Published March 14, 2022
A chemist entrepreneur is a researcher who uses their ideas involving the synthesis of compounds and advancements in the field of chemistry to develop new products for commercial use.
UB has a number of chemist entrepreneurs, including Janet Morrow, SUNY Distinguished Professor and Larkin Chair in the Department of Chemistry, College of Arts and Sciences. Morrow is also co-founder and chief science officer of Ferric Contrast Inc., where she is leading efforts to develop iron-based contrast agents for magnetic resonance imaging (MRI).
Last December, Morrow published a piece in the American Chemical Society journal Inorganic Chemistrytitled In this editorial, she acknowledges that while commercialization can be challenging, it is very rewarding if it leads to useful products that benefit the public good. She also details some of her experiences as a chemist entrepreneur and explains the process of technology transfer.
Of course, Morrow didn’t start out as a chemist entrepreneur. She had to work her way through the chemistry field to get to where she is today.
From when she was young, her parents encouraged her and her three brothers to attend college. It made sense for her to go to a state-funded school because the children were all close in age, and higher education can be expensive. It worked in her favor that she grew up in California, which boasts one of the best public university systems in the country. When it was time, she chose the University of California, Santa Barbara, where she studied chemistry.
UBNow recently talked with Morrow and got a glimpse into her journey.
I’ve always liked science and engineering. My dad was an engineer, my mom was a nurse. My dad pushed us to go into STEM.
In college, I decided I was either going to major in engineering or biochemistry. After two years of biology and engineering classes, as well as chemistry, and then doing undergraduate research in marine biology as a sophomore, I chose chemistry. I felt that a good understanding of the basics of chemistry would serve as a springboard for interdisciplinary opportunities in the future.
You have to get accustomed to college-level courses. The first year was an adaptation but I managed to do well.
One of the drawbacks was adapting to a large university with large introductory classes. I took advantage of the university setting by doing undergraduate research in several different laboratories in the chemistry and biology departments.
I was doing basic research in graduate school in inorganic and organometallic chemistry. I was a postdoctoral fellow in France (University of Bordeaux) and in California (University of California, San Diego), with a focus on basic research.
When I arrived at UB, I started working in the area of antisense oligonucleotides. I got into that area and was contacted by two biotechnology companies. I wrote my first patent when I was an assistant professor, and my lab was awarded funds for joint projects with Isis Pharmaceuticals. That was my first experience working with a company toward commercialization of a product.
I didn’t return to commercialization until I started research into MRI contrast agents, which is what we’re doing now. We wrote patents and landed funding for this area, and in 2017 I started a company. I co-founded it with Bradford La Salle, who is my business partner, and it’s called Ferric Contrast. We have obtained two STTR (Small Business Technology Transfer program) grants and funding from New York State, and are pursuing strategic partnerships with established contrast agent companies.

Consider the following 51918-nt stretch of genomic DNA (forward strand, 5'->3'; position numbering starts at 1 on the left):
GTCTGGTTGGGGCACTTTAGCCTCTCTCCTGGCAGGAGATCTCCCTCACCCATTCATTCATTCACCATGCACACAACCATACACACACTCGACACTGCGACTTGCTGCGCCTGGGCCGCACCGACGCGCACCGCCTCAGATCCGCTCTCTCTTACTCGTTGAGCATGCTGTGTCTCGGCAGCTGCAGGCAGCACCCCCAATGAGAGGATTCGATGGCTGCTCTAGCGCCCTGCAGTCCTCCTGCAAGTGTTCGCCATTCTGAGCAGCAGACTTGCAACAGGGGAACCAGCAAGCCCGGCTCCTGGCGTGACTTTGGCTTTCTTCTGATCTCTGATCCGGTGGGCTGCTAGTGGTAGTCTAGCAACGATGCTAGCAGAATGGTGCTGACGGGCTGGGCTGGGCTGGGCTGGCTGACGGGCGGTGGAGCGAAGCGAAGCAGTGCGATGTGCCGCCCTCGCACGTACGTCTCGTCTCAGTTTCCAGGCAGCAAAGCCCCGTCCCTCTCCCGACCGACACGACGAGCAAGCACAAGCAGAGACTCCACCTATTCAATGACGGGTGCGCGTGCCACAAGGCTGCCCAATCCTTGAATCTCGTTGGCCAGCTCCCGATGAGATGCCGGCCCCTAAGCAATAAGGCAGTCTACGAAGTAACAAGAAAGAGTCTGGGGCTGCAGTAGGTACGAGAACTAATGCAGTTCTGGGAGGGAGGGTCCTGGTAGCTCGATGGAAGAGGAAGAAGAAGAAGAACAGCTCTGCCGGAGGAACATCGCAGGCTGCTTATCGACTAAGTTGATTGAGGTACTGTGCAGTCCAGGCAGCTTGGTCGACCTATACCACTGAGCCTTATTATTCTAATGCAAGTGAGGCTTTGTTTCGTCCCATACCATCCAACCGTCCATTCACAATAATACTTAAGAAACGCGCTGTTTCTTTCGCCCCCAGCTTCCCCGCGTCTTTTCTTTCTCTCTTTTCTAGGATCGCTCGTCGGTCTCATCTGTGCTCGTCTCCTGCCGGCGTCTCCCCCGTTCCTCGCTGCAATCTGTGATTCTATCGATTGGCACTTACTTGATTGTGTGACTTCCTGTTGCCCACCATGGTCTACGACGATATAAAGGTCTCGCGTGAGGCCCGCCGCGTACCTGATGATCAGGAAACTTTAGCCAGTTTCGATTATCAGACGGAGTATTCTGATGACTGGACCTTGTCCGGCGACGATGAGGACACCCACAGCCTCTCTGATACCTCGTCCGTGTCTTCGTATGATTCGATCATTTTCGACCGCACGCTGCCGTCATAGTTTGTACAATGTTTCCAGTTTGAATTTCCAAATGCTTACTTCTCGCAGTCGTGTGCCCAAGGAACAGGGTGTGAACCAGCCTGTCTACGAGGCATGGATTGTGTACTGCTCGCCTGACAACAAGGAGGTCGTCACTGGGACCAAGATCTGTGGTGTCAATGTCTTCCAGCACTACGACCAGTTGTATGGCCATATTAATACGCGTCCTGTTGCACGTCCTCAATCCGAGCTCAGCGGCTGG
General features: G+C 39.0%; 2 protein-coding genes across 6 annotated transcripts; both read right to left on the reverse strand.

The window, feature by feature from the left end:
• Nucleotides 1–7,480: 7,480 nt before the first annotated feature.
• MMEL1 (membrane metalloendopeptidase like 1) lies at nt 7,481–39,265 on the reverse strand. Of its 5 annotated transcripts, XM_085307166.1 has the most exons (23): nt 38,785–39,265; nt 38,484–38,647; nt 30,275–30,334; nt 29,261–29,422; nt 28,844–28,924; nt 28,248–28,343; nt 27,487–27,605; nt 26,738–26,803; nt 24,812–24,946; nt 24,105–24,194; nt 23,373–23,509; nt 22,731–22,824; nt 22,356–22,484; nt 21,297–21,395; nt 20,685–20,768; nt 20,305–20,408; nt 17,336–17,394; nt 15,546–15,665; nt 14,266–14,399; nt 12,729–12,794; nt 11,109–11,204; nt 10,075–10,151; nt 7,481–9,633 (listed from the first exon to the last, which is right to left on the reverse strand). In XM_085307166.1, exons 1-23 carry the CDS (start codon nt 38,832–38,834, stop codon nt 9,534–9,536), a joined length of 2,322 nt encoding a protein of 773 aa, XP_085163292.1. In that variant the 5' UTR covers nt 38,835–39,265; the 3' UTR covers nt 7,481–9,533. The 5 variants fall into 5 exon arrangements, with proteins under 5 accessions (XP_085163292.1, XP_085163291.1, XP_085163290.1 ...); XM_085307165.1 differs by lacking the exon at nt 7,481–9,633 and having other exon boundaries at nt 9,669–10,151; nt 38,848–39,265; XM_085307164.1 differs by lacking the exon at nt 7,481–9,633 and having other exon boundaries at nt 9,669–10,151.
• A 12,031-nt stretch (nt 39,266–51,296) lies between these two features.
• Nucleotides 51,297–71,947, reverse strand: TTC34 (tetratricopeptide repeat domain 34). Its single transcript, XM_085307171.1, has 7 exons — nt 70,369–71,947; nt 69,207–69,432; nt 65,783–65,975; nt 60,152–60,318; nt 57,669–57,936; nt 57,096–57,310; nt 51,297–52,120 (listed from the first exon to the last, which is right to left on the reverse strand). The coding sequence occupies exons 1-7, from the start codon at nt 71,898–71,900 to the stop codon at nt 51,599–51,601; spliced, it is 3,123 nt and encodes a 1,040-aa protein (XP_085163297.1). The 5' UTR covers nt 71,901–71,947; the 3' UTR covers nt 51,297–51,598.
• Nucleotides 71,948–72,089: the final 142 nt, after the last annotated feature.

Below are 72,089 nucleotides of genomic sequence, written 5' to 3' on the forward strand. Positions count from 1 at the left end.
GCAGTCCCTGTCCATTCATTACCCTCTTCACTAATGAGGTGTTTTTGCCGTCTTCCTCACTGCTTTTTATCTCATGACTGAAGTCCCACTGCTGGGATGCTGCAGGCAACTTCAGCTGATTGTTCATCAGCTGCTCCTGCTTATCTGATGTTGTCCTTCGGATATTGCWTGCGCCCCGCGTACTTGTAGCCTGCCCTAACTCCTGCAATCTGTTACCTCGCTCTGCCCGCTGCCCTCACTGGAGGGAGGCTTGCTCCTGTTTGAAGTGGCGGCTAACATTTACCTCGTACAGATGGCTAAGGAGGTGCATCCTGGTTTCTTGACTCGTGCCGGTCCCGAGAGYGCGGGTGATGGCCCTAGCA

It is very time-consuming. It’s a race to get the best compound and find the right commercial partner.
It starts with designing a compound and figuring out how we’re going to synthesize the compound. We do a lot of chemical synthesis, including the organic part of the contrast agent and then adding the metal ion. The contrast agent is a metal ion inside of an organic cage. Chemical synthesis and purification are time-consuming.
Since what we’re preparing has to eventually be tested in people, it’s going to be very expensive. We have to find a company to partner with who will fund a lot of that.
It’s never easy to come up with something that will work on a practical level. It’s been a lot of work to get funding, and it has involved a lot of brainstorming to come up with new ways of doing things.
It is really rewarding to see the pieces of the puzzle come together. I have enjoyed the opportunity to meet new people, including radiologists and entrepreneurs who have a different viewpoint than the traditional academic researcher.
Several faculty in my department have asked me about commercialization funding, so there certainly is interest in this topic.
My editorial was written to help these and other faculty decide whether to pursue commercialization of their inventions and to become aware of the resources available to do so. UB has resources on campus to help introduce people to business and entrepreneurship.
National agencies such as the National Science Foundation, Department of Defense and the National Institutes of Health have programs to help academic scientists learn how to commercialize their inventions. These are called I-Corps, and UB also hosts an I-Corps site program.
At UB, faculty can contact the Technology Transfer team to get started with disclosures of their inventions. Any time you want to do something entrepreneurial you have to get patents on your work. You have to patent everything before you can publish it, otherwise you can’t commercialize it. Also, the Business and Entrepreneur Partnerships office at UB provides resources such as funding and help connecting with industry partners.